Graphing Polynomial Functions

Polynomial functions of the form f ( x) = x n (where n is a positive integer) form one of two basic graphs, shown in Figure 1.

Figure 1. Graphs of polynomials

figure Graphs of polynomials.

Each graph has the origin as its only x‐intercept and y‐intercept. Each graph contains the ordered pair (1,1). If a polynomial function can be factored, its x‐intercepts can be immediately found. Then a study is made as to what happens between these intercepts, to the left of the far left intercept and to the right of the far right intercept.

Example 1

Graph f ( x) = x 4 – 10 x 2 + 9.

equation

The zeros of this function are –1, 1, –3, and 3. That is, –1, 1, –3, and 3 are the x‐intercepts of this function.

When x < –3, say, x = –4, then equation

So for x < –3, f ( x) > 0.

When –1 < x < 1, say, x = 0, then equation

So for –1 < x < 1, f ( x) > 0.

In a similar way, it can be seen that

  • when x > 3, f ( x) > 0

  • when –3 < x < –1, f ( x) < 0

  • when 1 < x < 3, f ( x) < 0

The graph then has points in the shaded regions as shown in Figure 2.

The y‐intercept of this function is found by finding f (0).

f (0) = 9

so (0, 9) is a point on the graph. To complete the graph, find and plot several points. Evaluate f ( x) for several integer replacements; then connect these points to form a smooth curve (see Figure 3).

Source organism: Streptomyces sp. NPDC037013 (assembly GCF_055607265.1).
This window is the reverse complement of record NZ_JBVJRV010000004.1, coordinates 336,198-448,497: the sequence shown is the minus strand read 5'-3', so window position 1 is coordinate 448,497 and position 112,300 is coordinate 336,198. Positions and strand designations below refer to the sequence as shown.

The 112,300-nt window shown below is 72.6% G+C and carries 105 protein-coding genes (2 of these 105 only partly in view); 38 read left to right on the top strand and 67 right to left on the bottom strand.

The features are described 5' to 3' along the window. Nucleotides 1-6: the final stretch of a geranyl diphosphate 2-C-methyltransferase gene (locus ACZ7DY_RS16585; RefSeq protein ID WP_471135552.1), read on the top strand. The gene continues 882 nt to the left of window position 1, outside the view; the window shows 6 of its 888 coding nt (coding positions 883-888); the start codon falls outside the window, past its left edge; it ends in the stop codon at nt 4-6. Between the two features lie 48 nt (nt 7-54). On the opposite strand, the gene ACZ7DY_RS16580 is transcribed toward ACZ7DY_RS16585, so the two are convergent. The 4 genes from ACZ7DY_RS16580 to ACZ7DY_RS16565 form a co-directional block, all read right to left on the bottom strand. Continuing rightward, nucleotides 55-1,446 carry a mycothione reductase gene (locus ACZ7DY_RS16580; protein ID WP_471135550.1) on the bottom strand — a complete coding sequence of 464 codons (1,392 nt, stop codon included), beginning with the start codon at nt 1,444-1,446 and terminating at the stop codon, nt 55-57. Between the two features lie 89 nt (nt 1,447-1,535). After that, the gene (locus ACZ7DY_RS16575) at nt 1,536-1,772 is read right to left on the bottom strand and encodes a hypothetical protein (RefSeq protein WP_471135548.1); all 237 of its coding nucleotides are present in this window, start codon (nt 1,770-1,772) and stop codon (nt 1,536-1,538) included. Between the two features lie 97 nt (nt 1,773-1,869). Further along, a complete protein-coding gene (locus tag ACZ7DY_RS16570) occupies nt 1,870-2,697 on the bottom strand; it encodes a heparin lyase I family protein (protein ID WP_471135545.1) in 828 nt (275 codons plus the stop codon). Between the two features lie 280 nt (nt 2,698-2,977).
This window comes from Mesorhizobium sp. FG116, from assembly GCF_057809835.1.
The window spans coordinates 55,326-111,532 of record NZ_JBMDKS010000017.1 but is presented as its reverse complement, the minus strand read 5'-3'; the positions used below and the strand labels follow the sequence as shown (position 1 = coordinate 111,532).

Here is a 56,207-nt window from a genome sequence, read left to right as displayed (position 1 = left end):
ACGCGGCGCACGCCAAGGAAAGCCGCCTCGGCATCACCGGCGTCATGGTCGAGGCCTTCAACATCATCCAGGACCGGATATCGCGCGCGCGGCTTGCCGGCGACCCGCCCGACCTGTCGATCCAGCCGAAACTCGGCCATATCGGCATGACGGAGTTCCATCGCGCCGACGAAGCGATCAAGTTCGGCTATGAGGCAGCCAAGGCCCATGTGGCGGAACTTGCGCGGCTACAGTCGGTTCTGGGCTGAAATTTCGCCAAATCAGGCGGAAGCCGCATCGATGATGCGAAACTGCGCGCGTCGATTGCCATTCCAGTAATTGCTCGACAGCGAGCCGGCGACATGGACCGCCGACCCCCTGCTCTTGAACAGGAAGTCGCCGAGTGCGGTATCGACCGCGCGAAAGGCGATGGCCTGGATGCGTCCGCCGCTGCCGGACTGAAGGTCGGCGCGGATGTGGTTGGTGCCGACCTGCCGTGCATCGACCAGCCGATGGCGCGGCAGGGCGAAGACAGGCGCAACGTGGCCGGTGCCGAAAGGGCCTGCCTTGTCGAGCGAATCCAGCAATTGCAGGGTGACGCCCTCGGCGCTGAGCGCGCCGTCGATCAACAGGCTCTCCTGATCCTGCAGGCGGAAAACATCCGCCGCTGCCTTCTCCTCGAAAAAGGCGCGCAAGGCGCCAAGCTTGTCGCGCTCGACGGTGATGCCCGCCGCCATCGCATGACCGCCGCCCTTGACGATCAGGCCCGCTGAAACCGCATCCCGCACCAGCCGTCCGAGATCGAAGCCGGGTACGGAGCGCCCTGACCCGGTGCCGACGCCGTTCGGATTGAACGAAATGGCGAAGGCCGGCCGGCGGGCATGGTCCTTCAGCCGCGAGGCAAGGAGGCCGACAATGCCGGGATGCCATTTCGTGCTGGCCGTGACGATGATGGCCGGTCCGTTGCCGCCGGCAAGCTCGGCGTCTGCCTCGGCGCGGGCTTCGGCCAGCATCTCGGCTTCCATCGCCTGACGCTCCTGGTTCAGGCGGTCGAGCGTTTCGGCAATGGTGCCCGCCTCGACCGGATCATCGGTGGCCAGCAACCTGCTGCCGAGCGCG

Notice that f ( x) = x 4 – 10 x 2 + 9 has a leading term with an even exponent. The far right and far left sides of the graph will go in the same direction. Because the leading coefficient is positive, the two sides will go up. If the leading coefficient were negative, the two sides would go down.

Figure 2. Graph of f(x).

figure

Figure 3. Zeros of a function.

figure

Example 2

Graph f ( x) = x 3 – 19 x + 30.

f ( x) = x 3 – 19 x + 30 can be factored using the rational zero theorem:

p/q

1

0

–19

30

1

1

1

–18

12

–1

1

–1

–18

48

2

1

2

–15

0

f ( x) can now be written in factored form and further factored.

= ( x – 2)( x – 3)( x + 5)

The zeros of this function are 2, 3, and –5 (see Figure 4).

Notice that f ( x) = x 3 – 19 x + 30 has a leading term that has a positive coefficient and an odd exponent. This function will always go up toward the far right and down toward the far left. If the leading coefficient were negative with an odd exponent, the graph would go up toward the far left and down toward the far right.

Figure 4. A cubic equation.

figure